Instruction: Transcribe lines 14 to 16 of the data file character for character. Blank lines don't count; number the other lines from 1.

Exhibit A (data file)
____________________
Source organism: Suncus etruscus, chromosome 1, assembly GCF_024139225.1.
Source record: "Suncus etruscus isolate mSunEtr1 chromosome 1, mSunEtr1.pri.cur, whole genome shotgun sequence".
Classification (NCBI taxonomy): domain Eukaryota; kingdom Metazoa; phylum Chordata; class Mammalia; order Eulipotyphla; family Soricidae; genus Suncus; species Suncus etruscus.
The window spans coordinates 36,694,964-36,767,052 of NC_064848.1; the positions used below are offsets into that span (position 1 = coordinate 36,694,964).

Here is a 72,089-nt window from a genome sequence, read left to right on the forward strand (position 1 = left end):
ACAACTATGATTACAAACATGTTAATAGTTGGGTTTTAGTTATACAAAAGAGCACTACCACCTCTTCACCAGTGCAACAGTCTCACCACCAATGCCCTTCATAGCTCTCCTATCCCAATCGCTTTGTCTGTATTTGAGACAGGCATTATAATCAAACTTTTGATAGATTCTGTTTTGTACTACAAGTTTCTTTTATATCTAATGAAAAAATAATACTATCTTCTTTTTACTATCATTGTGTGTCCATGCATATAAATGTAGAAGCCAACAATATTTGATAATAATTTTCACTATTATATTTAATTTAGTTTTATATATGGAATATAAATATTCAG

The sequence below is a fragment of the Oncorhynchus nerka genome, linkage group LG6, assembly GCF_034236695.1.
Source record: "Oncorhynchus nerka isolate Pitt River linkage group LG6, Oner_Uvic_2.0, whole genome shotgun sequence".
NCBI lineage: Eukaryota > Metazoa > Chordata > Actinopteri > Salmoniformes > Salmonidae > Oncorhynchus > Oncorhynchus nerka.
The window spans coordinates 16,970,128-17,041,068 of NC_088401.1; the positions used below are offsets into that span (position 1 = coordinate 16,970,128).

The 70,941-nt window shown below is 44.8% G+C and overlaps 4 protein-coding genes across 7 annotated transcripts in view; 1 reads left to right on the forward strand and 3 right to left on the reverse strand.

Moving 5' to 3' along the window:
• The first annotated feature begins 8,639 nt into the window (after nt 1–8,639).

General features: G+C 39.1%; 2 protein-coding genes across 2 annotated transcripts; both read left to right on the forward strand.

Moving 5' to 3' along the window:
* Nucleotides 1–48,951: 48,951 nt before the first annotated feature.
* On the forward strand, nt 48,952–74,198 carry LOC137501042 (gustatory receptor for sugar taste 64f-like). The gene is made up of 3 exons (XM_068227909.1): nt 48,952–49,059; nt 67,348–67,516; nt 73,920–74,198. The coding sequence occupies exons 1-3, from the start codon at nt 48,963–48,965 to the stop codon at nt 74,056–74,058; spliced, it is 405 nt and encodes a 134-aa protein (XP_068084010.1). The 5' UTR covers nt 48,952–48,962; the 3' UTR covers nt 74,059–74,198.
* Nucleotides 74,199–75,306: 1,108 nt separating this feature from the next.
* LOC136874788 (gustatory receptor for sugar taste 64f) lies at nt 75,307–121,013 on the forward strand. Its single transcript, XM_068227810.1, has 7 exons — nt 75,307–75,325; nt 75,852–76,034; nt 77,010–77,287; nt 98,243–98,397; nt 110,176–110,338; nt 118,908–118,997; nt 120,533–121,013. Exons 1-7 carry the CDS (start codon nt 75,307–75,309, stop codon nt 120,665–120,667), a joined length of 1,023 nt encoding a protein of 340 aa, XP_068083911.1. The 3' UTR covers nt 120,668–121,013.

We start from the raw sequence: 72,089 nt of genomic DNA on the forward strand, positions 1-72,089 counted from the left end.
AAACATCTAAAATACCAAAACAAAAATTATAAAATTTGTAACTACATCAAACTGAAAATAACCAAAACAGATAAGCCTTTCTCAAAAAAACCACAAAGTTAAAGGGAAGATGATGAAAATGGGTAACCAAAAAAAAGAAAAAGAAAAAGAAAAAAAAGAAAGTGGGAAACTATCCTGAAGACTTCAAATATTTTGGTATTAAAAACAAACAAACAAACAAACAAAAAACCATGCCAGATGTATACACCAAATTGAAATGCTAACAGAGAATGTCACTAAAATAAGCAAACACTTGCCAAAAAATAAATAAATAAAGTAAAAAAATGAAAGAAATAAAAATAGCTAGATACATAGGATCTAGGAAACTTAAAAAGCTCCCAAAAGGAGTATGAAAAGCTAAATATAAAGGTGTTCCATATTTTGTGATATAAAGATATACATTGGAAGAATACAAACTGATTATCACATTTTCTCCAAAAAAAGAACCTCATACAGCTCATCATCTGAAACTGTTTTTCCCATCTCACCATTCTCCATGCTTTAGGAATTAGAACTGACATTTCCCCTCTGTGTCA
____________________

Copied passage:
General features: G+C 39.1%; 2 protein-coding genes across 2 annotated transcripts; both read left to right on the forward strand.

Moving 5' to 3' along the window:
* Nucleotides 1–48,951: 48,951 nt before the first annotated feature.